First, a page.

Different assessments cover different jurisdictions as well as they examine different aspects of the disclosure of government information. In doing so, they use a variety of criteria and methodologies. Regardless of the particularities, comparative measurements and assessments are based on the idea that those holding the first position in the ranking are more valuable/useful/have greater impact than the lower ranked objects. However, what it actually means is that those policies or laws that are ranked highly are just closer to the preferred — or ideal — model set by the author of the scale. As the criteria and variables selected for measurement in the FOI and OGD domains differ, so the ideal conditions for each domain exhibit differences as well.

As rankings/ratings, and other exercises, assess particular aspects and characteristics in each initiative (FOI and/or OGD) they do not necessarily place a country/district in the same position, as they tend to examine different aspects of the disclosure of government information. Thus, comparing the results of such assessments should therefore be done with an eye on these differences, in order not to draw any quick conclusions. 

Examples of that partial and misleading picture could be found if we were to draw conclusions by simply extrapolating from the RTI rating results for India and Liberia. On paper, both of these countries have enacted strong FOI legislation, which are placed among the best laws in the field. In the case of India, despite its high score of 128/150 in the RTI rating, the country is placed 85/175 in the Transparency International Corruption Perceptions Index and the Open Data Barometer gives the country a 39/100. Liberia presents a similar scenario. The RTI rating gives the country’s FOI law a high score (124/150) but the World Justice Open Government Index 2015 (2) scores the country with a low figure (0.35/1), as does as the Transparency International Corruption Perceptions Index (94/175). 

Thus, to obtain a more accurate picture of a given jurisdiction it is necessary to gather information from a myriad of assessment’s exercises on different aspects of the disclosure of government information and data. This combination of information (from different assessments made by different actors on a variety of aspects regarding government’s disclosure of information and data) also could help to identify the cases of resistance to effective transparency by understanding administrative bottlenecks and the type of information/data that governments are withholding, among other elements. In a similar vain, because the letter of the legislation sometimes says little about the actual implementation of it in practice and thus the reality of access to government-held information and data in a given country, it is necessary to assess the production of statistics on compliance with FOI and OGD requirements. This information is mostly provided by governmental assessments (agencies in charge of implementation and/or oversight agencies) of their own policies and legislation. These systematic exercises allow advocates and academics to learn about the implementation status of the legislation and policies.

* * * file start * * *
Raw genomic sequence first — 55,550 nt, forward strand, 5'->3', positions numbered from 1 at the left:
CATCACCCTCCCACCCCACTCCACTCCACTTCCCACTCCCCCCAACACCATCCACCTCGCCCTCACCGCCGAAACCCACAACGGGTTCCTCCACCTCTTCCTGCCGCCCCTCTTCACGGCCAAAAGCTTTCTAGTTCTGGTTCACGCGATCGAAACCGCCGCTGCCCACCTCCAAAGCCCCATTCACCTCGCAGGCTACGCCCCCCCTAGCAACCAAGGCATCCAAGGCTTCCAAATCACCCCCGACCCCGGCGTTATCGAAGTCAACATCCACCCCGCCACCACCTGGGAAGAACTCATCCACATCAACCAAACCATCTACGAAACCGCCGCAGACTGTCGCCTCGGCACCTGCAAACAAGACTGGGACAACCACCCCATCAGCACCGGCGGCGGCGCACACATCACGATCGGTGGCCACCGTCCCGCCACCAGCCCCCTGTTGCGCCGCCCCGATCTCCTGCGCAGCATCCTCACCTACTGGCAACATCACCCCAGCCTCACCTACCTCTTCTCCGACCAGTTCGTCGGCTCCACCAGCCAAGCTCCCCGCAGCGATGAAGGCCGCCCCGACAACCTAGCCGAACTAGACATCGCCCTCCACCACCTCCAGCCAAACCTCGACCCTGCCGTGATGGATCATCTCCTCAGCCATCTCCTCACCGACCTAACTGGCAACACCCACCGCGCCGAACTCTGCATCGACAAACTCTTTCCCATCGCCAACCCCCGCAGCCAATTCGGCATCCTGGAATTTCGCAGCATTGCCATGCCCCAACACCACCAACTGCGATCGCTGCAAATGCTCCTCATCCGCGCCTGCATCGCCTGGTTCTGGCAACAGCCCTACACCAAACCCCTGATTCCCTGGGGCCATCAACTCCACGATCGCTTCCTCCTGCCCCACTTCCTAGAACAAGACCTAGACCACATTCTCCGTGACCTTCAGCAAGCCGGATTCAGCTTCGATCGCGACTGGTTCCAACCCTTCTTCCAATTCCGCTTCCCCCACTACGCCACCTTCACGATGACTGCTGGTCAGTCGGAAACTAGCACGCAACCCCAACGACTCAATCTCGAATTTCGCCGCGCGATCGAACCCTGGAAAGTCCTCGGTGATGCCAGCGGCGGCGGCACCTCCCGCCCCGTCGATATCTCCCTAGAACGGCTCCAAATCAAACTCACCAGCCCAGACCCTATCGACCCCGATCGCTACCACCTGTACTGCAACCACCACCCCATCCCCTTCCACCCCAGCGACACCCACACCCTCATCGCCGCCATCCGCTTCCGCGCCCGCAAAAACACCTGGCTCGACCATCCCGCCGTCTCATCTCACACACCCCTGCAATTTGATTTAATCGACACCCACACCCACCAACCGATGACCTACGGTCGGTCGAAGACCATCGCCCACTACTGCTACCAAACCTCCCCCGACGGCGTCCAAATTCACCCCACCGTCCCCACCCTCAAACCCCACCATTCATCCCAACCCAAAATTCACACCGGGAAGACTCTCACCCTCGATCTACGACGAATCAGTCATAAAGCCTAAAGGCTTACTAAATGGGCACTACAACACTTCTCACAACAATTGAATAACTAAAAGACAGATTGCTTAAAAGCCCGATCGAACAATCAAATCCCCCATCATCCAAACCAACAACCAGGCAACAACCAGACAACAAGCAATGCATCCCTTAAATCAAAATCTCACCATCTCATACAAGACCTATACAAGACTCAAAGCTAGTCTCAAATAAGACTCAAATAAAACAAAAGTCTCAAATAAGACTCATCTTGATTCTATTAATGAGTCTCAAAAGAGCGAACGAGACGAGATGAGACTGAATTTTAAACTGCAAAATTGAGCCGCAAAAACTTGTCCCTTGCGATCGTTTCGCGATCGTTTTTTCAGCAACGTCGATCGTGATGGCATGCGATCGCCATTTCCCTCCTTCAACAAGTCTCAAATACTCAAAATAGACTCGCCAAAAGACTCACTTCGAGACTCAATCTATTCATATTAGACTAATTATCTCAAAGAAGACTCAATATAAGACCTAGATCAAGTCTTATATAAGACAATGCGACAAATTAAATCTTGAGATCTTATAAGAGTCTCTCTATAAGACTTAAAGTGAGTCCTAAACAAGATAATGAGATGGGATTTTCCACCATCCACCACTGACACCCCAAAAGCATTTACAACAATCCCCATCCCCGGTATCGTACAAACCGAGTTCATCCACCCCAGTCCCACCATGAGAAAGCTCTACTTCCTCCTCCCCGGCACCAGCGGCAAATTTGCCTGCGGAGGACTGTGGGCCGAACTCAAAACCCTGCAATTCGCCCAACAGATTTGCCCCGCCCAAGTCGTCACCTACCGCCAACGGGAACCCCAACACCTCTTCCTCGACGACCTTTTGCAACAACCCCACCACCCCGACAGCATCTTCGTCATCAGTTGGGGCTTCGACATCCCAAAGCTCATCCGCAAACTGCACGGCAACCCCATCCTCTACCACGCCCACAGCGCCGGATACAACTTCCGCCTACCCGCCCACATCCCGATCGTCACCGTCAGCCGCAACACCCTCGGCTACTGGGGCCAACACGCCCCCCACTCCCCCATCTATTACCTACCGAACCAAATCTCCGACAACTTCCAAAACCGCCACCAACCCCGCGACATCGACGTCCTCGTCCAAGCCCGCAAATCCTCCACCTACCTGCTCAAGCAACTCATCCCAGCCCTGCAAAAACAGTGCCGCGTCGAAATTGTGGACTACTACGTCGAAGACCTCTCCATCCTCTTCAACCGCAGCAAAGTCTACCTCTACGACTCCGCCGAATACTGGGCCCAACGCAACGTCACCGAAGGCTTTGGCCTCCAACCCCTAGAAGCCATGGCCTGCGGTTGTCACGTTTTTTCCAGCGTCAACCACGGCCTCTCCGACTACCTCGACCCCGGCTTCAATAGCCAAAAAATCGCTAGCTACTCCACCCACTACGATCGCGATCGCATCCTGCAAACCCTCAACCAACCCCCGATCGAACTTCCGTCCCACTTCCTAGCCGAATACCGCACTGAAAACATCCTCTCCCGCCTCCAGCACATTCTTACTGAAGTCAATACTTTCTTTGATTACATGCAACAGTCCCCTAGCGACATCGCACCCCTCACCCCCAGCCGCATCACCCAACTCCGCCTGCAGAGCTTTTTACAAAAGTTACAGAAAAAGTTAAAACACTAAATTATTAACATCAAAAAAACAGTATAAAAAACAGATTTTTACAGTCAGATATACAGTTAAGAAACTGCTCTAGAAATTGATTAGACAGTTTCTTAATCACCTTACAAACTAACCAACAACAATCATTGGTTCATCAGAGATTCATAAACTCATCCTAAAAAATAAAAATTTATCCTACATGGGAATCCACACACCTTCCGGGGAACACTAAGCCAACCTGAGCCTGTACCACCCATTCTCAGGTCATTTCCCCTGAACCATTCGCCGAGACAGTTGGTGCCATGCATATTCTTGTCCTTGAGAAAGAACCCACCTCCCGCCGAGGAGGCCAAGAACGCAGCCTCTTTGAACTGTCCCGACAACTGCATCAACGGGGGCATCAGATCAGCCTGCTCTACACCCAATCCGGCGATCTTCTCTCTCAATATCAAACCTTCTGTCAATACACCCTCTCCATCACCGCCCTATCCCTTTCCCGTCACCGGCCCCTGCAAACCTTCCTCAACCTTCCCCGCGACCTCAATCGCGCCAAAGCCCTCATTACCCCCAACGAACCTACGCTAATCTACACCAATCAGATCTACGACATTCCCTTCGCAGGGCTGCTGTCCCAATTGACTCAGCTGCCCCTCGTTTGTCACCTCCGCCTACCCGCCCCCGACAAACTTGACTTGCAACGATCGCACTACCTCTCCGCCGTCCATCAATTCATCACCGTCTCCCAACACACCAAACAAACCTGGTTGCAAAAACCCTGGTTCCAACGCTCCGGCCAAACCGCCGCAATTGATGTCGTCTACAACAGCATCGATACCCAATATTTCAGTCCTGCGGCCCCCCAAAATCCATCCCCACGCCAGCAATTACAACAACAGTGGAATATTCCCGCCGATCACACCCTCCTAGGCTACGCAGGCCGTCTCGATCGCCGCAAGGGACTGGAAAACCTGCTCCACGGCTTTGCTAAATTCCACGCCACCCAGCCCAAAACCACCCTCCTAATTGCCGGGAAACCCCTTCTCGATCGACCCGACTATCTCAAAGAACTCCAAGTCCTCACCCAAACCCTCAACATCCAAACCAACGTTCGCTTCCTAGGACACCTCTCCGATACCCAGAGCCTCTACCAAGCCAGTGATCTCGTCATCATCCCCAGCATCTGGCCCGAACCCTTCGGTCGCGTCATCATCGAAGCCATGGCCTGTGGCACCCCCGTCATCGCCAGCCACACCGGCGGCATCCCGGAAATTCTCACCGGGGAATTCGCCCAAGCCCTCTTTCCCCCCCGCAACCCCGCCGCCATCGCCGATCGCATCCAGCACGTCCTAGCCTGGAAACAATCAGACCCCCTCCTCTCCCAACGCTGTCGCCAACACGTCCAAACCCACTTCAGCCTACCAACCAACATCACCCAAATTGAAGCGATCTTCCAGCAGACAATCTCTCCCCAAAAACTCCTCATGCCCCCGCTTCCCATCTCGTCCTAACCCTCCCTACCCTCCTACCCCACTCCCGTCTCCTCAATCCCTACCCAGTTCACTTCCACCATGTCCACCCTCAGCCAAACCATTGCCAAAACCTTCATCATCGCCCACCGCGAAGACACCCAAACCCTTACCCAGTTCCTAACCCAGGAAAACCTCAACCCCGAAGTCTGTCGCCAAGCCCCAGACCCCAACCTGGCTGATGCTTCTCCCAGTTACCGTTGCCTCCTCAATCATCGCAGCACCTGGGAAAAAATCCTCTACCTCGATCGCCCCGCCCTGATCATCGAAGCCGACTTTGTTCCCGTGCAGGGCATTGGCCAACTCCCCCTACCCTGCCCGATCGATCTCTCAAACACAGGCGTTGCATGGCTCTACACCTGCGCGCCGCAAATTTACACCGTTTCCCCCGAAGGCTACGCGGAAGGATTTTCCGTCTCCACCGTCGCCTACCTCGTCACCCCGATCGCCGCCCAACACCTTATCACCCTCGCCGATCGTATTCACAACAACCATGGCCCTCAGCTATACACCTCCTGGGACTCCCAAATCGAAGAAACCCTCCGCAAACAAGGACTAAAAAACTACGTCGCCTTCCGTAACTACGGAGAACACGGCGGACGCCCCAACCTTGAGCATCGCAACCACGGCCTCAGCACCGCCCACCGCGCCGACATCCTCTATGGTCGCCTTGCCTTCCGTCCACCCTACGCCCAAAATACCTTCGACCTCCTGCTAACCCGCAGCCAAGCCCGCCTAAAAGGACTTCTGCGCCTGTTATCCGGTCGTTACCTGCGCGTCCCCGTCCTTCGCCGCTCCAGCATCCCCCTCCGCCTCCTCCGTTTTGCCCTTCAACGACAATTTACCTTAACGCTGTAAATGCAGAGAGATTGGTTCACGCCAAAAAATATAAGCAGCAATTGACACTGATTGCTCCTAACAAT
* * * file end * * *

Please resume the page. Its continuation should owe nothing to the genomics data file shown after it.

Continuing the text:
To sum up, there is a need for comprehensive exercises in terms of government-held and produced information and data. So far, we have partial snapshots and not the whole picture. Adding to this lack of comprehensive exercises, there is also a need for further research to develop a framework to understand not only the availability but also the use of information and data in a global comparative exercise. In order to take the first steps to achieve these improvements in terms of measurements and evaluation, a closer collaboration between the actors behind the demand and supply of data and information is needed. 

Just to close this posts that it is getting too extensive, it is necessary to highlight that there is a need for comprehensive exercises of the availability and use of government-held and produced information and data but, in order to achieve that, it is also necessary that the actors working in the field, in particular civil society actors making use of that information and data, start evaluating and planning their actions more carefully. If the actors can provide a clear idea of the results (I’m consciously avoiding the use of the word impact) it would help in the design and implementation of a global aggregated measurement exercise. To have a clear picture of the whole ecosystem would benefit all actors involved.


(1) Many of the ideas included in this post were already explored in the article “Understanding two mechanisms for accessing government information and data around the world”: http://webfoundation.org/wp-content/uploads/2015/08/UnderstandingTwoMechanismsforAccessingGovernmentInformationandData 

I’m grateful for the useful comments provided by Marcos Mendiburu. However, I’m solely responsible for the content of this post. 

(2) It is worth noting that several FOI specialists have questioned the World Justice Open Government Index. For example: http://www.freedominfo.org/2015/04/design-of-wjp-open-gov-index-skews-results/ and http://www.freedominfo.org/2015/04/wjp-open-government-index-raises-interesting-questions/